Irish comedian Jarlath Regan has said people in the UK can be 'oblivious' to phrases viewed as offensive to Irish people.
He was speaking after a social media post by the BBC referred to Cristiano Ronaldo as 'throwing a bit of a paddy' when he stormed off during Manchester United's match against Spurs.
The expression colloquially refers to someone who has an over-the-top reaction.
Excuse me, throwing a bit of a what? What the hell is this from the BBC in 2022 pic.twitter.com/AvTh0Pl0Ap
— Patrick (@Patrick87) October 26, 2022
Regan, who has recently moved home to Ireland from the UK, told The Pat Kenny Show his wife heard the expression several times when she worked as a teacher.
"She came home to me from school, having heard it used many times in reference to children throwing a strop, or different people being cantankerous" he said.
"We both had to Google it".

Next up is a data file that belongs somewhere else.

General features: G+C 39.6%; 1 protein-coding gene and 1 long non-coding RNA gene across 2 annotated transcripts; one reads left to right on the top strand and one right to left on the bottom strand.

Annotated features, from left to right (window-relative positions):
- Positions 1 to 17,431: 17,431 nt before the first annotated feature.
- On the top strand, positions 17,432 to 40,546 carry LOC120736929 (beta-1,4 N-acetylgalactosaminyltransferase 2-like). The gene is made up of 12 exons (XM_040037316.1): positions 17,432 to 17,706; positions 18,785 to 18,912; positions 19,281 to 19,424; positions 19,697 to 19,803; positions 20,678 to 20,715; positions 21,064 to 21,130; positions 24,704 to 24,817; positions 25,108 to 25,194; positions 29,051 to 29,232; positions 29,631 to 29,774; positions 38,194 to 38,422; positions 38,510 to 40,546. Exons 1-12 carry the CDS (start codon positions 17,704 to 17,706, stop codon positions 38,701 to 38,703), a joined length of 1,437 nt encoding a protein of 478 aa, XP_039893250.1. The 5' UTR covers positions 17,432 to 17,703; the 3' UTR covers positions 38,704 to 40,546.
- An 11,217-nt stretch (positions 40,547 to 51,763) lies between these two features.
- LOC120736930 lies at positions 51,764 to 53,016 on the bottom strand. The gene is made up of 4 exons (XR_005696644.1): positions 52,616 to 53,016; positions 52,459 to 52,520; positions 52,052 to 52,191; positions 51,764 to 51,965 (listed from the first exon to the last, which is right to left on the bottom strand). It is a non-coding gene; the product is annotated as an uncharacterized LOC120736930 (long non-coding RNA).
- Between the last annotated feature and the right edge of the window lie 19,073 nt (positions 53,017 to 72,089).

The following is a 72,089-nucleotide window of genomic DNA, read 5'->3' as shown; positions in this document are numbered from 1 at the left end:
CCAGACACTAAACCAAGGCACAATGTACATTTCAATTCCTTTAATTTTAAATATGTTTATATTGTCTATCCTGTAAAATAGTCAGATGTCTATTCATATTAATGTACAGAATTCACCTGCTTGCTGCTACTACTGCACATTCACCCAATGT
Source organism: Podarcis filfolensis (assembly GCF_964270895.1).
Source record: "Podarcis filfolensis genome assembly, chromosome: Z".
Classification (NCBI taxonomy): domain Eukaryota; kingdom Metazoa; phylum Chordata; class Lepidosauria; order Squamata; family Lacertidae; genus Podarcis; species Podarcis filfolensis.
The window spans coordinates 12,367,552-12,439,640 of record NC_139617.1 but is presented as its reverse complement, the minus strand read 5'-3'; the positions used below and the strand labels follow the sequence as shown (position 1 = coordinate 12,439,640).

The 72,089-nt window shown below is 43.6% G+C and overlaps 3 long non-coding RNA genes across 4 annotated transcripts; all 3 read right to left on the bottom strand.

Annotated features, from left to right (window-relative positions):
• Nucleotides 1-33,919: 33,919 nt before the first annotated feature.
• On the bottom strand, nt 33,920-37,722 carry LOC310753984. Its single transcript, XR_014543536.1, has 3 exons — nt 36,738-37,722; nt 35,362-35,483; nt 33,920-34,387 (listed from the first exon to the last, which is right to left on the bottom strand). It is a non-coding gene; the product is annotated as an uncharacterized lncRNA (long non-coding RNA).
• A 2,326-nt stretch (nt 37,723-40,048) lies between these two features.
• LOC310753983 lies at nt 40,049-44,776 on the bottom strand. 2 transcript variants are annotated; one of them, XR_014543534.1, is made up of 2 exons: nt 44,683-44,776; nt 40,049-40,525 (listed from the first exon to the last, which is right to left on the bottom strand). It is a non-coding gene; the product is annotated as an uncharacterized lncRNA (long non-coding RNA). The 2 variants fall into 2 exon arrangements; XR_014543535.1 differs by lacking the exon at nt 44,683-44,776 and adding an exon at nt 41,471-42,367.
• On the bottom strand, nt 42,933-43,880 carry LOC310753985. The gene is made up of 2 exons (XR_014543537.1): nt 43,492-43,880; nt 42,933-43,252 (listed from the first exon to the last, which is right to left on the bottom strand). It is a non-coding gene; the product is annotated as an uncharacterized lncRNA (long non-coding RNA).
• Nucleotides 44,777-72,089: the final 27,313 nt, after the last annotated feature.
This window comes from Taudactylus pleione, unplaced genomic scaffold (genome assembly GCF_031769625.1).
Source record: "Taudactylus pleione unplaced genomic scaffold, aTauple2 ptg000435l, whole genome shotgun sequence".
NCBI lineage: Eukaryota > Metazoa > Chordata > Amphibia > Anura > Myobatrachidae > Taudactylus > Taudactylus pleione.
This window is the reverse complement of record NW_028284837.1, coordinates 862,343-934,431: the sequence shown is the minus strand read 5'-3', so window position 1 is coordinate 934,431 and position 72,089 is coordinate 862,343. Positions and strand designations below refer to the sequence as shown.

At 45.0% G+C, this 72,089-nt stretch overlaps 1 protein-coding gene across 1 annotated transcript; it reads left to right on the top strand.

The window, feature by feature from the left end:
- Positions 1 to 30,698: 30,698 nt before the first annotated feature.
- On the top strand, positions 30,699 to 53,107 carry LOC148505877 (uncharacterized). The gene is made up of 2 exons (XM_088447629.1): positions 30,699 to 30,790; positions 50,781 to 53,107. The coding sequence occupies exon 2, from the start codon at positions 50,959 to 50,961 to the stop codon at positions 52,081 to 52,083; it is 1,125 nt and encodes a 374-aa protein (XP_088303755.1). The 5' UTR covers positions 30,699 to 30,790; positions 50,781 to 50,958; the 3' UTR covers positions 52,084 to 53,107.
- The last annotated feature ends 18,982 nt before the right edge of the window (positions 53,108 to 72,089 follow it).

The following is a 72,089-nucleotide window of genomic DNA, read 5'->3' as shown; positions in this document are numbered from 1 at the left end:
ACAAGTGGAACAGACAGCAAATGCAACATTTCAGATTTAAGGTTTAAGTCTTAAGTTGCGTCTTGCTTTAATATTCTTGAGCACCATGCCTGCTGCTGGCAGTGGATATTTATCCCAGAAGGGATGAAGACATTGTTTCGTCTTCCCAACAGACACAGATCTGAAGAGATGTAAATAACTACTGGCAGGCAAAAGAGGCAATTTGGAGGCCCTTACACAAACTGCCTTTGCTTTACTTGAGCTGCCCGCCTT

'They're just oblivious'
However, he said most people who use such phrases do not mean them in a bad way.
"There's such an affection for Irish people in the UK, that you suddenly learn that a lot of these phrases aren't meant badly.
"They do have a warm opinion of Irish people - they're just oblivious to how offensive they can be viewed."
Regan said there is a difference to phrases being used directly at someone.
"Somebody checked this tweet before it goes out to see if it's OK, and they were OK with the term 'throwing a paddy'.
"Just like many of the terms that can be viewed as offensive, they're never used directly to you.
"They're usually used in reference to others, and sometimes in your company to gauge if you're OK with it."
'My son was referred to as Potato'
He said he was not surprised when he heard the term.
"My own son, when he attended school in the UK, was affectionately referred to as 'Potato' by the teachers.
"They told us that's what they referred to him as; you have to laugh sometimes."
He said phrases can be interpreted differently.
"What we have to know as comedians when we go out there is that it's free and open to interpretation once you say it.
"Once it's taken from the context of stand-up, or from the closed quarters of a joke, it is more likely to be taken as offensive.
"I've an awareness of that now that everybody comes to a comedy club with a phone".
"Once it's pointed out, you meet very little resistance; a lot of the time nobody's going to argue with you over these things," he added.